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The Stranger You Seek (Keye Street #1)

3.77 of 5 stars 3.77  ·  rating details  ·  1,868 ratings  ·  412 reviews
The papers have called me a monster. You’ve either concluded that I am a braggart as well as a sadist or that I have a deep and driving need to be caught and punished.

In the sweltering heat of an Atlanta summer, a killer is pushing the city to its breaking point, preying on the unsuspecting, writing taunting letters to the media, promising more death. Desperate to stop t
Paperback, 325 pages
Published August 1st 2011 by Headline Publishing Group
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Shelby *wants some flying monkeys*
I recently read the third book in this series and I loved it enough that I had to go back and read the others. This book is the first in the Keye Street series and I hope it's going to be a long set of books.
I adore this main character. She is tough without ever coming off as conceited. If nothing else she knows her weaknesses all to well.

And the degrees: criminology from GA Southern, doctoral studies at GA State in developmental psychology. And none of it, even with eight years at the Bureau,
I love discovering new authors. It’s like finding a new best friend that you plan to visit with over and over again. The best ones are both invigorating and frustrating, because no matter how hard you try, you just can’t stay away. Amanda Kyle Williams has quite a bit of potential, and I’m rather curious to see how her next novel turns out. As for her debut, THE STRANGER YOU SEEK was a well-written, intriguing, and quick-paced read. The characters had baggage, were tormented, and ended up being ...more
About 25 pages into this book, I really liked it. The detective, her support network of family, friends and coworkers seemed to have a nice dynamic, the story had a good mix run and gun bounty hunter action and behavioral profiler procedural and a nicely nasty serial killer. It was really promising and I was already writing a 4 star* review in my head where I apologized for saying all the Shamus award nominees always suck.**

By 125 pages in my review of the book had shed a star because nothing wa
Elizabeth B

This is a creative plot and the author does well at giving only hints at information throughout the novel. This builds the suspense in a methodic way which most readers of this genre will readily appreciate it. While it may not be up to the caliber of most mainstream suspense, it will definetly keep the reader plowing along until the end in hopes of resolution.
I had two big problems with this novel and, unfortunately, they are probably big enough that I won’t read another by this author. The mai
Look out Stephanie Plum and Kay Scarpetta! There's a new sheriff in town! In this new novel, the first in a planned series, author Amanda Kyle Williams debuts one of the best female crime fighters in recent memory. Keye Street is funny, charismatic, and serves as a completely engaging narrator. Down on her luck and running a private investigating business in Atlanta, Georgia, Keye is called in by her friend at the APD to help investigate a series of brutal, sadistic murders. When the killer reac ...more
This review has been hidden because it contains spoilers. To view it, click here.
Robert Carraher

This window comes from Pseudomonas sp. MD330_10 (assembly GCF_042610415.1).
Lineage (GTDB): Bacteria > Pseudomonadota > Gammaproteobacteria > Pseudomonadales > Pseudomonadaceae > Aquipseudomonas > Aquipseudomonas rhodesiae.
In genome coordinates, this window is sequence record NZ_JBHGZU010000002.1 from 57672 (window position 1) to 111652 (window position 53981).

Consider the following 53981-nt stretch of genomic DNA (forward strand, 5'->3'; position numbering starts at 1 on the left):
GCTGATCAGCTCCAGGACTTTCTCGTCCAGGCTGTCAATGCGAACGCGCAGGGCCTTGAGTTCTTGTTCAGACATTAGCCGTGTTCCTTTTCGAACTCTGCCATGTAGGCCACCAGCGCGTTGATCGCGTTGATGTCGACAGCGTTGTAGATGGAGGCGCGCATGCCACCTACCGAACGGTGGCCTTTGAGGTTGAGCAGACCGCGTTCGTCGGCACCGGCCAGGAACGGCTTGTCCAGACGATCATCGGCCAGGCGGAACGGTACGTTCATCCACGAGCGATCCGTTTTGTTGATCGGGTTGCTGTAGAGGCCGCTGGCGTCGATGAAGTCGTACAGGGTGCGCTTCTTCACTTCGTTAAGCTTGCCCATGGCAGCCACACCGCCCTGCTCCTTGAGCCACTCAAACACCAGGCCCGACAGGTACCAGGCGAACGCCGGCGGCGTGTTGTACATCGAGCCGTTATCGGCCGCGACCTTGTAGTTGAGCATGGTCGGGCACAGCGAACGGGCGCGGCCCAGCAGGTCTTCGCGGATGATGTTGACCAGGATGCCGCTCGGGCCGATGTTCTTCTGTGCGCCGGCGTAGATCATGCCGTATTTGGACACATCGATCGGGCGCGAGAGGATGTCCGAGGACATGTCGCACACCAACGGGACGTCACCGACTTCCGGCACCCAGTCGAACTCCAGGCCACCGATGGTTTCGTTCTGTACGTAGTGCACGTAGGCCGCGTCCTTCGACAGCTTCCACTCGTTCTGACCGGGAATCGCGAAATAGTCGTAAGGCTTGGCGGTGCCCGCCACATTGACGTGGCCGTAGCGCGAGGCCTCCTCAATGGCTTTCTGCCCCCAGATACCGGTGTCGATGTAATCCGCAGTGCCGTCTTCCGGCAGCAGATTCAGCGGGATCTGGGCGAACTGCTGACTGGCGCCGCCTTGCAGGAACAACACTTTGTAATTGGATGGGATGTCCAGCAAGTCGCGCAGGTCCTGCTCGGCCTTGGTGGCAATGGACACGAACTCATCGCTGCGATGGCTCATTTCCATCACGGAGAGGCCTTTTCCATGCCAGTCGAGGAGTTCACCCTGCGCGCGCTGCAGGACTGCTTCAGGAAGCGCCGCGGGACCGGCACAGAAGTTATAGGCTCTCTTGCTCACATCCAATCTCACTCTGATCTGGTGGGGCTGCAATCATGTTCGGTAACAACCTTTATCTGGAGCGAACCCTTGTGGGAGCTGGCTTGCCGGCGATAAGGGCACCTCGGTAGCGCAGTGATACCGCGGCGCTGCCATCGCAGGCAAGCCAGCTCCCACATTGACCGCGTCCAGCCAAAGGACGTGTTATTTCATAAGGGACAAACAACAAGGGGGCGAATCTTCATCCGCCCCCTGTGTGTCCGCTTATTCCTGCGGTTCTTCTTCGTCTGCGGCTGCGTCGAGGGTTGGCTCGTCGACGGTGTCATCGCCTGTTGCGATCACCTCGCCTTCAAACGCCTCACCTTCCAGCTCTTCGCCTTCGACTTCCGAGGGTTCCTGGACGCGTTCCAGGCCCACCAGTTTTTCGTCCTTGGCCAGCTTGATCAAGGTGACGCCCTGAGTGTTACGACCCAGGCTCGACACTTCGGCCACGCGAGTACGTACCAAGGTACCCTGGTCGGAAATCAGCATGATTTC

This book had all the ingredients to fail, or at most become just another "PI seeks serial killer" thriller. Instead, Amanda Kyle Williams has crafted one of the finest debut detective novels of the year.

The language is as sweet as a Georgia Peach and as dark as the under-belly of a thunderhead. The scenery and the sense of place make you want to add "I declare" to your vocabulary and root for The Braves. The plot is brilliant, twisting, full of red herrings but red herrings that are keepers.

Michele at A Belle's Tales
I haven’t read a lot of thrillers lately, and I didn’t realize how much I missed that genre until I started reading this brilliant story by Amanda Kyle Williams.

Keye Street is a former FBI profiler turned PI who battles a past addiction and takes on an assortment of cases, from serving subpoenas to chasing after bail jumpers. When a serial killer haunts the sweltering city of Atlanta, Keye’s best friend/police Lieutenant Aaron Rauser asks for her help in profiling the murderer. She is then draw
I really enjoyed reading this first book in the Keye Street series.

Keye Street is a private investigator and recovering alcoholic. She is also a former profiler with the BAU and so ends up assisting Atlanta PD's Aaron Rauser as he tries to catch a very grizzly serial killer.

While the subject matter is often grim, what set this book and this PI above many others is the way the author follows the life of a PI, bumps, bruises and all. Keye Street might be helping hunt a killer, but she also has bi
Rashika (is tired)
This could have been a 4 star read but the mystery completely fell apart. Like nothing lines up. The twists were unnecessary and really did piss me off because they weren't even twists, they were parallels (thinking in weird mathematical terms). If person x was the murderer, what happened to all the other evidence that was mentioned in this book?
Did that all go down the shitter?

The main character also indulged in light slut shamming. It wasn't 'serious' but it did grate on my nerves.

I am still
OMG - for a debut novel, this author has nailed it. I like her style, and love her flawed characters. Keye Street is the main character, an ex-FBI agent, an alcoholic from an adoptive dysfunctional family, has an adopted stray cat called White Trash, was married, isn't now, and has a great friendship with Atlanta Lt. Rauser.